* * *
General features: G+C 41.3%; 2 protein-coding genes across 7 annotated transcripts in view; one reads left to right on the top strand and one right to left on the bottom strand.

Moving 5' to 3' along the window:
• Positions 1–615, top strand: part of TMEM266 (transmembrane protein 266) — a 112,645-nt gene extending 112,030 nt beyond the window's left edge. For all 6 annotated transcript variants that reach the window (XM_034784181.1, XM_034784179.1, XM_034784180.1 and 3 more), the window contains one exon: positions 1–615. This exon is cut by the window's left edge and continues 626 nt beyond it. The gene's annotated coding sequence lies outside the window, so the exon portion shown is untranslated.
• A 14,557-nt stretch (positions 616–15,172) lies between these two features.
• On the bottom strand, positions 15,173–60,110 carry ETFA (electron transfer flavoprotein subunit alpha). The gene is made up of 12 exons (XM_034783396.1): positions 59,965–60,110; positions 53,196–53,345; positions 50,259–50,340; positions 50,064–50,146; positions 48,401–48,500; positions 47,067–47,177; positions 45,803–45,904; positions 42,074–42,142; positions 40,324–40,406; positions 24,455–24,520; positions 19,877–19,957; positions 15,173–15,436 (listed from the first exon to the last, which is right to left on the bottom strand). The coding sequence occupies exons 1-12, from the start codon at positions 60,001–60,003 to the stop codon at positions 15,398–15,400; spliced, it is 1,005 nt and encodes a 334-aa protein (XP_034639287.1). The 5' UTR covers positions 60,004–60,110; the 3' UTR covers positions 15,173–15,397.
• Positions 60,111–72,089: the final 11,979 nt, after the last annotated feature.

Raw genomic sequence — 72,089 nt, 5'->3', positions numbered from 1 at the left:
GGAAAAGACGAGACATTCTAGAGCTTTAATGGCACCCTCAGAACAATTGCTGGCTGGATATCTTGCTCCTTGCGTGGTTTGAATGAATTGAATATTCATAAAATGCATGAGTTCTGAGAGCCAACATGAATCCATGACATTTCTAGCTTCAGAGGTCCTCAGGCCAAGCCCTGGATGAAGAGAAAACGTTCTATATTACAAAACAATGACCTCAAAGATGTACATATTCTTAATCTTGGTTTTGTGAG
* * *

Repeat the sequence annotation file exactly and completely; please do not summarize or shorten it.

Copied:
General features: G+C 41.3%; 2 protein-coding genes across 7 annotated transcripts in view; one reads left to right on the top strand and one right to left on the bottom strand.

Moving 5' to 3' along the window:
• Positions 1–615, top strand: part of TMEM266 (transmembrane protein 266) — a 112,645-nt gene extending 112,030 nt beyond the window's left edge. For all 6 annotated transcript variants that reach the window (XM_034784181.1, XM_034784179.1, XM_034784180.1 and 3 more), the window contains one exon: positions 1–615. This exon is cut by the window's left edge and continues 626 nt beyond it. The gene's annotated coding sequence lies outside the window, so the exon portion shown is untranslated.
• A 14,557-nt stretch (positions 616–15,172) lies between these two features.
• On the bottom strand, positions 15,173–60,110 carry ETFA (electron transfer flavoprotein subunit alpha). The gene is made up of 12 exons (XM_034783396.1): positions 59,965–60,110; positions 53,196–53,345; positions 50,259–50,340; positions 50,064–50,146; positions 48,401–48,500; positions 47,067–47,177; positions 45,803–45,904; positions 42,074–42,142; positions 40,324–40,406; positions 24,455–24,520; positions 19,877–19,957; positions 15,173–15,436 (listed from the first exon to the last, which is right to left on the bottom strand). The coding sequence occupies exons 1-12, from the start codon at positions 60,001–60,003 to the stop codon at positions 15,398–15,400; spliced, it is 1,005 nt and encodes a 334-aa protein (XP_034639287.1). The 5' UTR covers positions 60,004–60,110; the 3' UTR covers positions 15,173–15,397.
• Positions 60,111–72,089: the final 11,979 nt, after the last annotated feature.

Raw genomic sequence — 72,089 nt, 5'->3', positions numbered from 1 at the left:
GGAAAAGACGAGACATTCTAGAGCTTTAATGGCACCCTCAGAACAATTGCTGGCTGGATATCTTGCTCCTTGCGTGGTTTGAATGAATTGAATATTCATAAAATGCATGAGTTCTGAGAGCCAACATGAATCCATGACATTTCTAGCTTCAGAGGTCCTCAGGCCAAGCCCTGGATGAAGAGAAAACGTTCTATATTACAAAACAATGACCTCAAAGATGTACATATTCTTAATCTTGGTTTTGTGAG